What does Beijing think?
Over the recent holidays, I received a number of books from friends and relatives. Gigi Abaya Carlos gifted me with two books: “Weeded,” a collection of reflections by Ateneo president Jose Ramon Villarin, SJ, and “Europe by Scooter,” written by her brother Antonio C. Abaya. In 1961, a “young and poor” Tony Abaya set out to see much of Europe on a $300-apple-green-Vespa motor scooter. He traveled over 17,752 kilometers, visiting 13 countries in six months while staying at youth hostels or with friends. The scooter suffered only three flat tires and one broken clutch cable during the entire trip. Of his fantastic journey, Tony wrote: “I met Europe as I wanted to meet it, not just through the usual clichés of ruins, cathedrals and department stores, but also through the timeless beauty of its countryside, the hospitality of its people, and the civilized company of its educated youth.”
After my stint in Jakarta, I was appointed administrator of the Export Processing Zone Authority (forerunner of the Philippine Economic Zone Authority today). I invited Tony for lunch at one of the restaurants near my office along Roxas Boulevard. I told him how much I enjoyed reading his columns. We were not always on the same wavelength, but when you sit down with Tony, you realize there is so much to learn from him.
Two brothers sent me their Christmas presents separately. Both gifts were books. Both books had the same title: “Destined for War,” by Graham Allison. I have not broken the news to them.
The book, a terrific read by Allison, former dean of the Kennedy School at Harvard, dwells on the conflict between a rising power China, and the dominant ruler, the United States, and the potential for another worldwide catastrophe.
Allison points out that the book is not about China, but for today’s column I wish to focus on China as “The biggest player in the history of the world,” the title of one of its chapters. Many Filipinos, like most Americans, believe that America remains No. 1 in the world, and that China could never replace the United States as the world’s largest economy or even become the world’s No. 1 superpower.
In his national security course at Harvard, Allison begins by asking his students to compare China and the United States in 1980 with current (2015) rankings. The students are shocked. In 1980, China’s GDP was less than $300 billion; by 2015, it was $11 trillion. In 1980, China’s trade with the outside world amounted to less than $40 billion; by 2015, it had increased one hundredfold to $4 trillion.
Another question for his class was: When might the United States actually find itself No. 2? The students are stunned to learn that on most indicators, China has already surpassed the United States and since 2008, China has served as the primary engine of global economic growth.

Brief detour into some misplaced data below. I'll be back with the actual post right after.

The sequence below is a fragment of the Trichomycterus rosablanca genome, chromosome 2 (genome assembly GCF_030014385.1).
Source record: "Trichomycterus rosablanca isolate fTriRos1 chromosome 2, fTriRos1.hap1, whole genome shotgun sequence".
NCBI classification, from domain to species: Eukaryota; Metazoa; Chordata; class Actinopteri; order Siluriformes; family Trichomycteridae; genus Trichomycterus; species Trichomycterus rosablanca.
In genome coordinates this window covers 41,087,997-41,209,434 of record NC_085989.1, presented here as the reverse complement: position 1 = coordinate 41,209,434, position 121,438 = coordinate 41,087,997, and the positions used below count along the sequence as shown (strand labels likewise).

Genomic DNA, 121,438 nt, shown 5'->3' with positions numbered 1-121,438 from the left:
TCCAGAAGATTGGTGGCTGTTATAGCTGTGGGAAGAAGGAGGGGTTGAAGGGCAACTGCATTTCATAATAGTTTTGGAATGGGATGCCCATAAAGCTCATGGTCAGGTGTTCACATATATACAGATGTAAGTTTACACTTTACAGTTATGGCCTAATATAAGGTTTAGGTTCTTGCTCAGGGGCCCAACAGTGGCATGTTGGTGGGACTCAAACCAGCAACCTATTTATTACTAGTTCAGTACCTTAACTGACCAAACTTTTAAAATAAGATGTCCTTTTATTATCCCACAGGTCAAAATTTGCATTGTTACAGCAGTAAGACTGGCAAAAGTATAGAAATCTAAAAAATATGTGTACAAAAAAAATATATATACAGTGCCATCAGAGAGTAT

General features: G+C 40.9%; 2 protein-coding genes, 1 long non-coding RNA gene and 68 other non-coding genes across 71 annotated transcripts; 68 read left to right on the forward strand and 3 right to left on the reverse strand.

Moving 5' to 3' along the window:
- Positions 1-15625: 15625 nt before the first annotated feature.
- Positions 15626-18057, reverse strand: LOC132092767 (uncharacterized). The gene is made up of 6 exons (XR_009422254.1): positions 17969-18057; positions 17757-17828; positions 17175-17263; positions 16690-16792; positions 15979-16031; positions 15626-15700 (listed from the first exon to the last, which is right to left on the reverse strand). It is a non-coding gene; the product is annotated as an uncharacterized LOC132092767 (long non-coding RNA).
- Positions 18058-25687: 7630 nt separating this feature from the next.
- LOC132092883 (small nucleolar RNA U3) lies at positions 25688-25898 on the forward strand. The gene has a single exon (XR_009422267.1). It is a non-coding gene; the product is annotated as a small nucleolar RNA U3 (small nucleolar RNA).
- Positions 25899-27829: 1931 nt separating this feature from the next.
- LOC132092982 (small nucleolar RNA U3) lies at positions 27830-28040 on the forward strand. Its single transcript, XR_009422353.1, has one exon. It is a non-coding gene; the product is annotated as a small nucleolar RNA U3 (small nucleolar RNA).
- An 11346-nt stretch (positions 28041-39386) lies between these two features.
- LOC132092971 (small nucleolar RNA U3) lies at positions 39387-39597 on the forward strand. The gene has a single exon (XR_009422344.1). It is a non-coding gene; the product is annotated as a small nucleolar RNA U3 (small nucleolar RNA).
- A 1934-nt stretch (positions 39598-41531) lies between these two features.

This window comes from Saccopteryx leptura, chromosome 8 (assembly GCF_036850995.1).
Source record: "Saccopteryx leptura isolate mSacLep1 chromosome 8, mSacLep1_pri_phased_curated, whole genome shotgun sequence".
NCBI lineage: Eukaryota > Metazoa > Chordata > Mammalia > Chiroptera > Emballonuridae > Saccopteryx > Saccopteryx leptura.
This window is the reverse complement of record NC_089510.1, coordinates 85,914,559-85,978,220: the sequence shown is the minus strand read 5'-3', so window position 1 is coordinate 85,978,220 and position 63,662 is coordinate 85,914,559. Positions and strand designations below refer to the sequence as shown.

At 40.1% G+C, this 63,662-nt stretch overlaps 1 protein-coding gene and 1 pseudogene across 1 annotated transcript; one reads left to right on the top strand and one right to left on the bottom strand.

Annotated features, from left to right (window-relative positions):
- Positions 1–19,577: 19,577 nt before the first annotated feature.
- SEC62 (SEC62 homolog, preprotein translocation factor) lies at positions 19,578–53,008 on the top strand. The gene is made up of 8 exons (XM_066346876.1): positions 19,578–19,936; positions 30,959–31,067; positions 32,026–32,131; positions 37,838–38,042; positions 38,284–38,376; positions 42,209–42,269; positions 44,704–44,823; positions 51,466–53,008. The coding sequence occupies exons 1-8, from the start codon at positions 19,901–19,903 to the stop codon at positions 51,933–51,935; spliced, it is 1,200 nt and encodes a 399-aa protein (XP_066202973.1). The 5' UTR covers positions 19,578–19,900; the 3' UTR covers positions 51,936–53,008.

In 2014, at the International Monetary Fund/World Bank meeting in Washington, DC, the IMF issued its annual report on the global economy. The news headline said it all: “America is now No. 2.” The IMF estimated the size of the US economy at $17.4 trillion while China’s economy was $17.6 trillion. The IMF had measured China’s GDP using as criterion, purchasing power parity or PPP, “the standard now used by major institutions whose professional responsibilities require them to measure national economies.” The previous standard for measuring GDP was market exchange rates.
In the field of healthcare and education, indicators show significant improvements in the wellbeing of the Chinese people. In 1949, life expectancy was 36, and 8 out of 10 could not read or write. By 2014, life expectancy more than doubled to 76, and 95 percent of the people were literate. In 2015, according to the US News and World Report, Tsinghua University passed Massachusetts Institute of Technology to become the world’s No. 1 university for engineering studies. In STEM (science, technology, engineering and math) subjects, China annually graduates four times as many students as the United States. Chinese universities award more PhDs in STEM fields than American universities.
On defense issues, the most authoritative assessment of military power in the region is a 2015 Rand Corp. study called “The US-China Military Scorecard.” The report finds that by 2017 China will have an “advantage,” or “approximate parity” in six of nine areas of conventional capability. By the way, only last week, a Chinese lunar probe landed on the far side of the moon, a first that speaks loudly about China’s space ambitions.
During the Edsa revolution, the US ambassador to the Philippines was Stephen Bosworth. In 1998, he left government service to become dean of the Fletcher School of Law and Diplomacy at Tufts University. In 2009, US President Barack Obama asked him to serve as special envoy to North Korea. After a two-week trip across the region, meeting leaders of many nations, he recalled that before 1998, when a crisis arose, Asian leaders would always ask: “What does Washington think?” Today, their first question is: “What does Beijing think?”
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